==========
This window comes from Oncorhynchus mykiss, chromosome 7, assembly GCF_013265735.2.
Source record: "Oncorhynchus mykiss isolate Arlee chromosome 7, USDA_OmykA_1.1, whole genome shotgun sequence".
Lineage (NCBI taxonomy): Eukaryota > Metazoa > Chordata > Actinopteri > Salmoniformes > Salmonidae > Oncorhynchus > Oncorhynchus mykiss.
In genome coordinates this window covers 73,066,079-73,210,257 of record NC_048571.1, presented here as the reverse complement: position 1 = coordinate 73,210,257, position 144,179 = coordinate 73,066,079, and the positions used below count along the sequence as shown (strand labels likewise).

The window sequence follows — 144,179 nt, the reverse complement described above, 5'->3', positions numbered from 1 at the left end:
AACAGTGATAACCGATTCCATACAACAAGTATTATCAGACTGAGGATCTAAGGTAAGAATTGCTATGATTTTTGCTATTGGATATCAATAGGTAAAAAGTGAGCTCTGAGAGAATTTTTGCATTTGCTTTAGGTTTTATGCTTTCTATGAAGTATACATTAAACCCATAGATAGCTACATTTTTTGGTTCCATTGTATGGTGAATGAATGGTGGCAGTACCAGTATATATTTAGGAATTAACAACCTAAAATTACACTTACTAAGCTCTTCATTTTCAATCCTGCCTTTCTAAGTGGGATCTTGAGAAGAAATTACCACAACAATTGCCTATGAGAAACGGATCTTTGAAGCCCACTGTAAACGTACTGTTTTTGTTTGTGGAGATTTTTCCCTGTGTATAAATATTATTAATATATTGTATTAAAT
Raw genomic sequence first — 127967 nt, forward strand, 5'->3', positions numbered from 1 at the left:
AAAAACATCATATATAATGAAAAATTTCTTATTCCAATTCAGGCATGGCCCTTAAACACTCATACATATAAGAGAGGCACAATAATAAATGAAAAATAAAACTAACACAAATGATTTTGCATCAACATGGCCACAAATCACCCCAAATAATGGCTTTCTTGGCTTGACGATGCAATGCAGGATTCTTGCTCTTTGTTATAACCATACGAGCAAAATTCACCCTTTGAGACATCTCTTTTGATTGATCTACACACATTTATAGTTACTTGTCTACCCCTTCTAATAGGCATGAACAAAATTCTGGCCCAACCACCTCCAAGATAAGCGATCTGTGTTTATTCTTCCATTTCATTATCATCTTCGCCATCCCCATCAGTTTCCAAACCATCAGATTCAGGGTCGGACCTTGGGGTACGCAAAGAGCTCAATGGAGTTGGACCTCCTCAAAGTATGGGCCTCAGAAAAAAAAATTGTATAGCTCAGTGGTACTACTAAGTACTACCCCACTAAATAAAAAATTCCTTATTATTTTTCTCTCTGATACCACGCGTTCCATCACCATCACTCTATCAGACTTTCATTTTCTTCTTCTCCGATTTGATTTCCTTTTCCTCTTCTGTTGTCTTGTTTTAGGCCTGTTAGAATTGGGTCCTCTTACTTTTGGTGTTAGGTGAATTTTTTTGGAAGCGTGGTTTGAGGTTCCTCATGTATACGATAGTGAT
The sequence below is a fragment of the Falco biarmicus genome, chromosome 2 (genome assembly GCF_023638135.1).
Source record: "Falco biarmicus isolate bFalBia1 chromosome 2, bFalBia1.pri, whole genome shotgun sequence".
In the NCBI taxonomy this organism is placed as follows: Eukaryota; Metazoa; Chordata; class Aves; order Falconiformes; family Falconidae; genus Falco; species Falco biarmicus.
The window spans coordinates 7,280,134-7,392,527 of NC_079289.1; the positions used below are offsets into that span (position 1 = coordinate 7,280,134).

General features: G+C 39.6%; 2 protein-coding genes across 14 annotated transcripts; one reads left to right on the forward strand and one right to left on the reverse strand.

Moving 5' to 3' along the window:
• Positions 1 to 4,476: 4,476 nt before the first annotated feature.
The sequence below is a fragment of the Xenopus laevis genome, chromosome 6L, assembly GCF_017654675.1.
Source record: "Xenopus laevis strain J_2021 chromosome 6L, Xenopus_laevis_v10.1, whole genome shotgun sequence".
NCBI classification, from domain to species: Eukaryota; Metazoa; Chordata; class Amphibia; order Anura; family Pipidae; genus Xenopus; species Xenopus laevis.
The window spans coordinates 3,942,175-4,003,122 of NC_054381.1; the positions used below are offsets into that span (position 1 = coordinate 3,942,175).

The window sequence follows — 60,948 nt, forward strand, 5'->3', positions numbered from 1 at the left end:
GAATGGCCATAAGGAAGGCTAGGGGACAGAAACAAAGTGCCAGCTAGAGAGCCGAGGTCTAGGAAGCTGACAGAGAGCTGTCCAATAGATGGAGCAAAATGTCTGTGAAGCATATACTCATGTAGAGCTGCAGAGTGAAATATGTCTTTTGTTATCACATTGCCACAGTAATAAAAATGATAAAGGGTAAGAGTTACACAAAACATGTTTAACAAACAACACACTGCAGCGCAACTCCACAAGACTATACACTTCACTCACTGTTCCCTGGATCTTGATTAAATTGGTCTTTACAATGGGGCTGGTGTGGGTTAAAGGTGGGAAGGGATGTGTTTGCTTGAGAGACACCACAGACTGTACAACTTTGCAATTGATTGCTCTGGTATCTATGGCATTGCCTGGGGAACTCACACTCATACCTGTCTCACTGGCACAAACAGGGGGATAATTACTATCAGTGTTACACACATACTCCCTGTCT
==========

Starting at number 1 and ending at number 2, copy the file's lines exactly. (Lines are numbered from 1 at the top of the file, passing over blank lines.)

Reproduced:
This window comes from Oncorhynchus mykiss, chromosome 7, assembly GCF_013265735.2.
Source record: "Oncorhynchus mykiss isolate Arlee chromosome 7, USDA_OmykA_1.1, whole genome shotgun sequence".